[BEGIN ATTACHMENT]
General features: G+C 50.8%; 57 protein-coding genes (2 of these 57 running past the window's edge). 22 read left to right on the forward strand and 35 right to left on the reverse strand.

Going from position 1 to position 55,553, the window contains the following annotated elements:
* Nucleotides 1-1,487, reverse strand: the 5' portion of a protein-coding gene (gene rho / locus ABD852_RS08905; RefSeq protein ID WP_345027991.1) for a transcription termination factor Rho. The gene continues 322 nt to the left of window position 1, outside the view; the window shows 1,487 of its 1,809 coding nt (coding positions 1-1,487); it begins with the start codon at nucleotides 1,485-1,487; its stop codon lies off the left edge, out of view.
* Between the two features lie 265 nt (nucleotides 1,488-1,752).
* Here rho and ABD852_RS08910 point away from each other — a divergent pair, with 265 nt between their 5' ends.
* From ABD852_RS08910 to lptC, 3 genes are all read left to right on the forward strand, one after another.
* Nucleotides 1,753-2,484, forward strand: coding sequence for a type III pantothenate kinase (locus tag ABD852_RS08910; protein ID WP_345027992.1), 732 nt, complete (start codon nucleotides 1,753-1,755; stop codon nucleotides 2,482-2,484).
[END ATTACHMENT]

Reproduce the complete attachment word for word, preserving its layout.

General features: G+C 50.8%; 57 protein-coding genes (2 of these 57 running past the window's edge). 22 read left to right on the forward strand and 35 right to left on the reverse strand.

Going from position 1 to position 55,553, the window contains the following annotated elements:
* Nucleotides 1-1,487, reverse strand: the 5' portion of a protein-coding gene (gene rho / locus ABD852_RS08905; RefSeq protein ID WP_345027991.1) for a transcription termination factor Rho. The gene continues 322 nt to the left of window position 1, outside the view; the window shows 1,487 of its 1,809 coding nt (coding positions 1-1,487); it begins with the start codon at nucleotides 1,485-1,487; its stop codon lies off the left edge, out of view.
* Between the two features lie 265 nt (nucleotides 1,488-1,752).
* Here rho and ABD852_RS08910 point away from each other — a divergent pair, with 265 nt between their 5' ends.
* From ABD852_RS08910 to lptC, 3 genes are all read left to right on the forward strand, one after another.
* Nucleotides 1,753-2,484, forward strand: coding sequence for a type III pantothenate kinase (locus tag ABD852_RS08910; protein ID WP_345027992.1), 732 nt, complete (start codon nucleotides 1,753-1,755; stop codon nucleotides 2,482-2,484).